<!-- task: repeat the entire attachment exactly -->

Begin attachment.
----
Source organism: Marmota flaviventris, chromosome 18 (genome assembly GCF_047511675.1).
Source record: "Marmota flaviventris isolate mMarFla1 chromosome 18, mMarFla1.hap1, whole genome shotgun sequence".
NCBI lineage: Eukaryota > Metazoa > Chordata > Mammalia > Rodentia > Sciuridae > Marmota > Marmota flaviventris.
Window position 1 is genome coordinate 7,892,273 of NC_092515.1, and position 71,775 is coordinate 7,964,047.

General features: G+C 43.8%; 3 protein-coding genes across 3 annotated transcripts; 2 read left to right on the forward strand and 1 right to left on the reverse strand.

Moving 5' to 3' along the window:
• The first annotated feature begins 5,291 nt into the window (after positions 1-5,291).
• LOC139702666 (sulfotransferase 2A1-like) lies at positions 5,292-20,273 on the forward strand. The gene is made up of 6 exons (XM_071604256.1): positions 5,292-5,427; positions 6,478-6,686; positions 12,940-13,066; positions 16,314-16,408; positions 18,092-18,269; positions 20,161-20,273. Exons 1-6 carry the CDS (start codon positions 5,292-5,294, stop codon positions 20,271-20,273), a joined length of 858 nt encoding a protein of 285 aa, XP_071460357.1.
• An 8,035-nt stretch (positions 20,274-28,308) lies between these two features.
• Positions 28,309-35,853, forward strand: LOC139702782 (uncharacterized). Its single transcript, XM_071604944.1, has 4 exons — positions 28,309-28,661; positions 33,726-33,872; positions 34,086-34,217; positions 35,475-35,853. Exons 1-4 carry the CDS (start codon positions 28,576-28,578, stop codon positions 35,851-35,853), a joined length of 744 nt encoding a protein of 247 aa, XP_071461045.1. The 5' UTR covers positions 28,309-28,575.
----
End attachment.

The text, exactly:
Source organism: Marmota flaviventris, chromosome 18 (genome assembly GCF_047511675.1).
Source record: "Marmota flaviventris isolate mMarFla1 chromosome 18, mMarFla1.hap1, whole genome shotgun sequence".
NCBI lineage: Eukaryota > Metazoa > Chordata > Mammalia > Rodentia > Sciuridae > Marmota > Marmota flaviventris.
Window position 1 is genome coordinate 7,892,273 of NC_092515.1, and position 71,775 is coordinate 7,964,047.

General features: G+C 43.8%; 3 protein-coding genes across 3 annotated transcripts; 2 read left to right on the forward strand and 1 right to left on the reverse strand.

Moving 5' to 3' along the window:
• The first annotated feature begins 5,291 nt into the window (after positions 1-5,291).
• LOC139702666 (sulfotransferase 2A1-like) lies at positions 5,292-20,273 on the forward strand. The gene is made up of 6 exons (XM_071604256.1): positions 5,292-5,427; positions 6,478-6,686; positions 12,940-13,066; positions 16,314-16,408; positions 18,092-18,269; positions 20,161-20,273. Exons 1-6 carry the CDS (start codon positions 5,292-5,294, stop codon positions 20,271-20,273), a joined length of 858 nt encoding a protein of 285 aa, XP_071460357.1.
• An 8,035-nt stretch (positions 20,274-28,308) lies between these two features.
• Positions 28,309-35,853, forward strand: LOC139702782 (uncharacterized). Its single transcript, XM_071604944.1, has 4 exons — positions 28,309-28,661; positions 33,726-33,872; positions 34,086-34,217; positions 35,475-35,853. Exons 1-4 carry the CDS (start codon positions 28,576-28,578, stop codon positions 35,851-35,853), a joined length of 744 nt encoding a protein of 247 aa, XP_071461045.1. The 5' UTR covers positions 28,309-28,575.